There is a view building that weather conditions are going to be an issue for the US wheat crop this year. We have just come through a particularly cold period in the US where some winterkill damage will have been done. Some parts of the Hard Red Winter wheat regions are also suffering from drought.
We won’t know the full extent of the winterkill damage until after the crops break dormancy, and we won’t know if the drought will manifest in full until we see how the growing season unfolds. So, while the risk remains, with potential for that to support US wheat futures during the year, we are sill trading in a period of US production uncertainty where the main known factor is current high domestic wheat stocks in the US, and high global wheat stocks.
The cold weather did provide some support for US wheat futures in the first week of the New Year, but when prices failed to match values in late November, the market faltered, and prices have eased. To be fair though, we started this week with prices back to the top of the trading range seen for much of December, and to the bottom of the trading range during November.
In Russia there are also growing concerns from current weather conditions. The winter so far has been very mild. This has allowed uninterrupted shipping from major export terminals and will result in Russia being able to export more wheat than the market had been allowing for. This has continued to pressure global wheat prices.
Meanwhile in central Russia, instead of crops being under several feet of snow, they are snow-free, and growing rapidly without yet entering dormancy. The lack of snow cover, and advanced state of the crop, is now leaving it vulnerable to a change in the weather to more wintry conditions.
This week should see temperatures drop sharply, and with the current lack of significant snow coverage, winterkill losses are on the cards.
In recent seasons, mild winter conditions, or short winters, have allowed crops in the Black Sea region to develop much more than normal, effectively extending their growing seasons and delivering very high yields.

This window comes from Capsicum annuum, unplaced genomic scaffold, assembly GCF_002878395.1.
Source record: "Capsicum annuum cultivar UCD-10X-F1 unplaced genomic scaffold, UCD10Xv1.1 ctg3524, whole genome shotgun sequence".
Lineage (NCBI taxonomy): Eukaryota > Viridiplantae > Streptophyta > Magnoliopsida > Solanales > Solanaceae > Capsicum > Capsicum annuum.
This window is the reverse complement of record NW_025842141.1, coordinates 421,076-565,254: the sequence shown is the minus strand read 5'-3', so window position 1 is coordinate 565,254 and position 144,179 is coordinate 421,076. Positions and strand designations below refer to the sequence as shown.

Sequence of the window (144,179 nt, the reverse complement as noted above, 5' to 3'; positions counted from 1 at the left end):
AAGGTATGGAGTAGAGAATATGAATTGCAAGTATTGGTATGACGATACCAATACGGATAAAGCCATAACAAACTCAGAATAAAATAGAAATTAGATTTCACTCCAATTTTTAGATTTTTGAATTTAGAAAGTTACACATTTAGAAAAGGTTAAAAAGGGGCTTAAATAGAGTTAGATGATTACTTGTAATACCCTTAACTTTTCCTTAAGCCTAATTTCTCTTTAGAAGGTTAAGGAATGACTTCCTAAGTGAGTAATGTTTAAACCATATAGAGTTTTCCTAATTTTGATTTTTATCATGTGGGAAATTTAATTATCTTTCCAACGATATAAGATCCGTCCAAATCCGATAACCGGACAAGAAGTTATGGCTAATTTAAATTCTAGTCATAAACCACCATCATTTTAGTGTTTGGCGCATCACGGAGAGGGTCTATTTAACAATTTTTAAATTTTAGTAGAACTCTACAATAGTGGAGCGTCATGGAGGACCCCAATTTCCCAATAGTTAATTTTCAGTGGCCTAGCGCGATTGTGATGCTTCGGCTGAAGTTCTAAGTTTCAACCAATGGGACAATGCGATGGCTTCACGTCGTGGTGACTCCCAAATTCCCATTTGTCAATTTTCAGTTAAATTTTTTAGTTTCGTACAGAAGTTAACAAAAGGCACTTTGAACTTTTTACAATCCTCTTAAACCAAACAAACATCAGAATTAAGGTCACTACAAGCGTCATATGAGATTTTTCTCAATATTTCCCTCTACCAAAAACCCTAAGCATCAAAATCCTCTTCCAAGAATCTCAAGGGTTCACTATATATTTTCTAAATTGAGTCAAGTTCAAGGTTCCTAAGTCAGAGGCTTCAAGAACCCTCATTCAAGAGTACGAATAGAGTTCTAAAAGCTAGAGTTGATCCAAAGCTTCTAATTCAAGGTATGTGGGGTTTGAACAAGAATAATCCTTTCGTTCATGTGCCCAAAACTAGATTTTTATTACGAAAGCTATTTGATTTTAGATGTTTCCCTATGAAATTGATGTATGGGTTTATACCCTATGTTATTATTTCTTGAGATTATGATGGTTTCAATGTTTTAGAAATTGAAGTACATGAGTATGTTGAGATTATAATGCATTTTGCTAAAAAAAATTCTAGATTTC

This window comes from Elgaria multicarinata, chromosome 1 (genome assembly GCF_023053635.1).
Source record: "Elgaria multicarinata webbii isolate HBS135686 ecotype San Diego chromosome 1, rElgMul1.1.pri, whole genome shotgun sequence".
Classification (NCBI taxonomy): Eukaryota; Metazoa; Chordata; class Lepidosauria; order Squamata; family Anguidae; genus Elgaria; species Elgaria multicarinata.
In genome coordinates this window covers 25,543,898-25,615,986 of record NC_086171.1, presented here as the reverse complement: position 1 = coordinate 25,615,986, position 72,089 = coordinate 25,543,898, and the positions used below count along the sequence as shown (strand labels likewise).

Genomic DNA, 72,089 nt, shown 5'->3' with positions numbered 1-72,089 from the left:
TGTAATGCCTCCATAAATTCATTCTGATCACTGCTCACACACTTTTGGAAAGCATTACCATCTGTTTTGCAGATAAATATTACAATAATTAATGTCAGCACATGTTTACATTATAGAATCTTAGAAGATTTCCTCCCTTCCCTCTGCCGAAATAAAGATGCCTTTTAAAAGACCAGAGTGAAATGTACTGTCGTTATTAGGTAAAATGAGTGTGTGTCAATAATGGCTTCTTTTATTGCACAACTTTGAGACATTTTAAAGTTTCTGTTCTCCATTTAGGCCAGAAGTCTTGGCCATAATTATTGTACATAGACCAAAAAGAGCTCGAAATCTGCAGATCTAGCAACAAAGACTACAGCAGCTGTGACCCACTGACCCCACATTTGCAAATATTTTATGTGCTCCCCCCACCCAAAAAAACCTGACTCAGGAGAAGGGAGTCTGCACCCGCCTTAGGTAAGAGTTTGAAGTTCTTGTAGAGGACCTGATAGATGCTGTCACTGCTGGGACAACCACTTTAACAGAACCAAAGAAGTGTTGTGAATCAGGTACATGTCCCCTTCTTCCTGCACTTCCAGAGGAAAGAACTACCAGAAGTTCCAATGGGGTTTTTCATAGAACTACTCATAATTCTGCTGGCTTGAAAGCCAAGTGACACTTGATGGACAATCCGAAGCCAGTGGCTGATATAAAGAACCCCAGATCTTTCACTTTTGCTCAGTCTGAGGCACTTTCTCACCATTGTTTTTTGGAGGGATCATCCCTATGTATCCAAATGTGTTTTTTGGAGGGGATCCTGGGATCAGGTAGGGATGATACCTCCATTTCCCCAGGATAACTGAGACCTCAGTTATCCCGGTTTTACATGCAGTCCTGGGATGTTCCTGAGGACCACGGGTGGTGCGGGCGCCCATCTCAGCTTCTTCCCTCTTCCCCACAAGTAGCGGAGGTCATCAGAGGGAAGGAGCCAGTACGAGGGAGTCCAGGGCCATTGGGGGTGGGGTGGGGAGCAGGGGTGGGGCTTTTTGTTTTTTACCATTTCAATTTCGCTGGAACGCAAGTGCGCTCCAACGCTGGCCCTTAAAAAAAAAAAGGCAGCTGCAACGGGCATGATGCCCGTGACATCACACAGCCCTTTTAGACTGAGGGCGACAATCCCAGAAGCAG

This is also a risk for this year as well, given the mild winter to date, but if significant winterkill damage is incurred, it may cancel out the positive impact on yield potential from the warmer conditions seen to date.
The potential for weather issues for both the US and Russian wheat crops is something to watch this year. If it unfolds that way, reduced output from both countries should be very supportive of wheat prices both domestically in the US, and globally as the influence of Russia is pulled back a little.
Reduced exports from Russia and a decline in US wheat stocks are the two factors needed to allow global wheat prices, and US futures, to lift by the end of 2018. If they don’t occur either because production holds up, or carryover stocks allow strong exports to continue from Russia, we will have another year of low prices to endure before we get relief.
Meanwhile both US futures and cash prices in Australia have declined during our peak harvest period since the end of November. This week’s USDA Report may provide the catalyst for new price direction.